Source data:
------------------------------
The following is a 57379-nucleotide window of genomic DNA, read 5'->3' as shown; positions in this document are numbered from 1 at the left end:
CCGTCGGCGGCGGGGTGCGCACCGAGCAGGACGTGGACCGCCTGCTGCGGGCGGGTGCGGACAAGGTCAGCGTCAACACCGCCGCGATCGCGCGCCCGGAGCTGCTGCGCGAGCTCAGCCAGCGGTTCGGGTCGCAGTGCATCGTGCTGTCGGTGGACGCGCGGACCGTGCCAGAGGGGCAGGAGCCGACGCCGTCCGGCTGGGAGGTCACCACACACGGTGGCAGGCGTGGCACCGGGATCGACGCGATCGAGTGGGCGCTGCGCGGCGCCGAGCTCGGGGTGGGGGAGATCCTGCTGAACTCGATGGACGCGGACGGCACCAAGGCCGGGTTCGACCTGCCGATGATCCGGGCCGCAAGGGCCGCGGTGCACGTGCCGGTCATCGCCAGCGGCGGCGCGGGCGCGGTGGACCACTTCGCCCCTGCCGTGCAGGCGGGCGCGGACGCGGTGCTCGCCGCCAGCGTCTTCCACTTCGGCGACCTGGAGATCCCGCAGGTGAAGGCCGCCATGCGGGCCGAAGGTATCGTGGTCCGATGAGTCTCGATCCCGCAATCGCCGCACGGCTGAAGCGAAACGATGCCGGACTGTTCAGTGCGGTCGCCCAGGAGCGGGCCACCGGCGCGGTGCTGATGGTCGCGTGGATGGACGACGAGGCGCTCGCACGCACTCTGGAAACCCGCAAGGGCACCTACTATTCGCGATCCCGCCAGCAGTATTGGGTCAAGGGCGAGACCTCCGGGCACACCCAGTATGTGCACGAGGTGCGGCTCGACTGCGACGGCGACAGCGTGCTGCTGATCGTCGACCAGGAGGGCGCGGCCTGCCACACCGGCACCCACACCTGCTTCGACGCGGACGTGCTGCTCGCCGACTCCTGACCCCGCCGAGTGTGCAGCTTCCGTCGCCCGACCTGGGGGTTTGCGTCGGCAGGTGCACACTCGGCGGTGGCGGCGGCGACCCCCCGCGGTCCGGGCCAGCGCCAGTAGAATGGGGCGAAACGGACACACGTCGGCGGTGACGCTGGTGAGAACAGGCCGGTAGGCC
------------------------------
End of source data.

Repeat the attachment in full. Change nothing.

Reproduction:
The following is a 57379-nucleotide window of genomic DNA, read 5'->3' as shown; positions in this document are numbered from 1 at the left end:
CCGTCGGCGGCGGGGTGCGCACCGAGCAGGACGTGGACCGCCTGCTGCGGGCGGGTGCGGACAAGGTCAGCGTCAACACCGCCGCGATCGCGCGCCCGGAGCTGCTGCGCGAGCTCAGCCAGCGGTTCGGGTCGCAGTGCATCGTGCTGTCGGTGGACGCGCGGACCGTGCCAGAGGGGCAGGAGCCGACGCCGTCCGGCTGGGAGGTCACCACACACGGTGGCAGGCGTGGCACCGGGATCGACGCGATCGAGTGGGCGCTGCGCGGCGCCGAGCTCGGGGTGGGGGAGATCCTGCTGAACTCGATGGACGCGGACGGCACCAAGGCCGGGTTCGACCTGCCGATGATCCGGGCCGCAAGGGCCGCGGTGCACGTGCCGGTCATCGCCAGCGGCGGCGCGGGCGCGGTGGACCACTTCGCCCCTGCCGTGCAGGCGGGCGCGGACGCGGTGCTCGCCGCCAGCGTCTTCCACTTCGGCGACCTGGAGATCCCGCAGGTGAAGGCCGCCATGCGGGCCGAAGGTATCGTGGTCCGATGAGTCTCGATCCCGCAATCGCCGCACGGCTGAAGCGAAACGATGCCGGACTGTTCAGTGCGGTCGCCCAGGAGCGGGCCACCGGCGCGGTGCTGATGGTCGCGTGGATGGACGACGAGGCGCTCGCACGCACTCTGGAAACCCGCAAGGGCACCTACTATTCGCGATCCCGCCAGCAGTATTGGGTCAAGGGCGAGACCTCCGGGCACACCCAGTATGTGCACGAGGTGCGGCTCGACTGCGACGGCGACAGCGTGCTGCTGATCGTCGACCAGGAGGGCGCGGCCTGCCACACCGGCACCCACACCTGCTTCGACGCGGACGTGCTGCTCGCCGACTCCTGACCCCGCCGAGTGTGCAGCTTCCGTCGCCCGACCTGGGGGTTTGCGTCGGCAGGTGCACACTCGGCGGTGGCGGCGGCGACCCCCCGCGGTCCGGGCCAGCGCCAGTAGAATGGGGCGAAACGGACACACGTCGGCGGTGACGCTGGTGAGAACAGGCCGGTAGGCC